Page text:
As Canadians know, summer months bring the warmth and light that allow many of us to enjoy our vast wilderness playground. Unfortunately, enjoying the outdoors also means risking numerous bites from swarms of blood-hungry mosquitoes that seem to target us as soon us we step outside.
Have you ever wondered about the science behind the mosquito bite and why those bites leave you itchy? Check out the following video!
Misconceptions About Mosquitoes
You’re probably now wondering how to avoid being bitten by mosquitoes. Many theories exist regarding what attracts mosquitoes, and dozens of products are on the market claiming to repel these pests… but are such thoughts and methods supported by science? Read through the following statements, and identify which are true or false. Then check out the explanations below.
TRUE OR FALSE?
Explanations1. Mosquitoes target the blood of pregnant woman over other individuals. True! Pregnant women produce more carbon dioxide and have a higher core body temperature.
2. Mosquitoes can detect the carbon dioxide in your breath from as far away as a length of a football field. False! Mosquitoes detect carbon dioxide up to 75 metres. The distance of a football field is 137 metres.
3. Garlic can be used to deter mosquito bites. False! There is no scientific evidence to suggest the use of garlic succeeds as a repellent.
How Likely Are You to be Bitten by a Mosquito?
Why does it seem that mosquitoes prefer to bite some people over others? Use the following scenarios to find out how likely you are to attract a swarm of mosquitoes this summer.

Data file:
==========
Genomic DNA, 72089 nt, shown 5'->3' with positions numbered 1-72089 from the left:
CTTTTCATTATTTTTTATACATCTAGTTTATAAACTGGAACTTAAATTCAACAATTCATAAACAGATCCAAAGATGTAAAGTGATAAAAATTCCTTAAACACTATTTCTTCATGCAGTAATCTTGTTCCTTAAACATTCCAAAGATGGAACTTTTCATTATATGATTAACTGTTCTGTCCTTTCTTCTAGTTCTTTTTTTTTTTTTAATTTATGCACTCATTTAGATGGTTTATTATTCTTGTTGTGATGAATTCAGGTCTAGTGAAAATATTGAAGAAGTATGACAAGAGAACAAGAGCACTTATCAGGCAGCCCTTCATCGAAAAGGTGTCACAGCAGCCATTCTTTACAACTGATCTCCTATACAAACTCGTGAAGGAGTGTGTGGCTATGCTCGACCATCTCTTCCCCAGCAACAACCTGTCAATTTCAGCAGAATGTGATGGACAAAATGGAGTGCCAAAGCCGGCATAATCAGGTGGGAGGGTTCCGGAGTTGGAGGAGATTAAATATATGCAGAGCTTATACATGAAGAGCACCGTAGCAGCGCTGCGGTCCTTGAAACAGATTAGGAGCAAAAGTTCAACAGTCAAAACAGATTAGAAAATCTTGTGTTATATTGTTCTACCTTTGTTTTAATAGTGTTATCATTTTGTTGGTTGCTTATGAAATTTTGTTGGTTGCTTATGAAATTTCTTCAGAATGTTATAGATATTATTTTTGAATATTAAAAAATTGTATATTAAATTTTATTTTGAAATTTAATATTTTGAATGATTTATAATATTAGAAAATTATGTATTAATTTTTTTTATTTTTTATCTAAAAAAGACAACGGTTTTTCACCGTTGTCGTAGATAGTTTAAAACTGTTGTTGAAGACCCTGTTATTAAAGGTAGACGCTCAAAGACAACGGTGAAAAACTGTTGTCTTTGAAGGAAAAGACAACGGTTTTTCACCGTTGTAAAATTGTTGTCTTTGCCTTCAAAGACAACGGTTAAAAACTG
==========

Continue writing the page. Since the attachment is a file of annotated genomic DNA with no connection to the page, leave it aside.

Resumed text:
You are up early for your tee time at your favourite golf course. In addition to the dreary skies, the forecast calls for hot and humid weather.
What statement best describes your attire?
I’m wearing a pair of black shorts, a green t-shirt, ankle socks, and golf spikes.You might be cool on the course, but you’ll likely be swimming through clouds of mosquitoes. Not only will your clumsy golf swing draw the attention of the bloody thirsty insects that use motion to detect their prey, you’re also wearing dark colours, and darker tones have been known to attract mosquitoes. Exposed skin should be avoided; however, you are wearing ankle-length socks. Mosquitoes are attracted by the bacterial colonies that naturally live on skin. Areas such as the ankles and elbows make great homes for these opportunistic parasites. Why? It’s quite simple – we often overlook or have difficulty cleaning these body parts!
I’m wearing my red microfiber running shirt and black waterproof pants.Although your microfiber running shirt may dry quickly following a cloud burst, its red colour may attract the mosquitoes. Moreover, tight fitting clothing with little space between the fibre and your body minimizes the distance the proboscis of the mosquito must cross to reach your skin and increases your chance of being bitten. Try to avoid heat-trapping clothing that will make you perspire as mosquitoes rush to the smell of body odour. Substances that are commonly found in sweat, such as lactic acid, uric acid, and ammonium, are known to attract mosquitoes. In addition to your musky smell, exercise will also increase your body temperature and the amount of carbon dioxide you will produce. If you are hot, sweaty, and ten strokes over par by the ninth hole, you’ll likely be constantly grabbing for the bug spray as you finish out your round.
The summer sun is slowly setting as the smell of BBQ wafts through the air. As you wait for your meal, your host graciously offers you a beverage.
What statement best describes your drink of choice?
It’s just not summer without a tall glass of lemonade.There is nothing like a tall glass of lemonade to cool you down during a summer heat wave. In addition to providing relief from the heat, a cold beverage, such as lemonade, may help you avoid detection by a cloud of hungry mosquitoes. Female mosquitoes seeking a blood meal use body temperature and sweat on the skin to detect humans. Mosquitoes can smell your body odour? Yes. Mosquitoes can detect specific chemicals, such as uric acid, ammonia, and lactic acid found in sweat.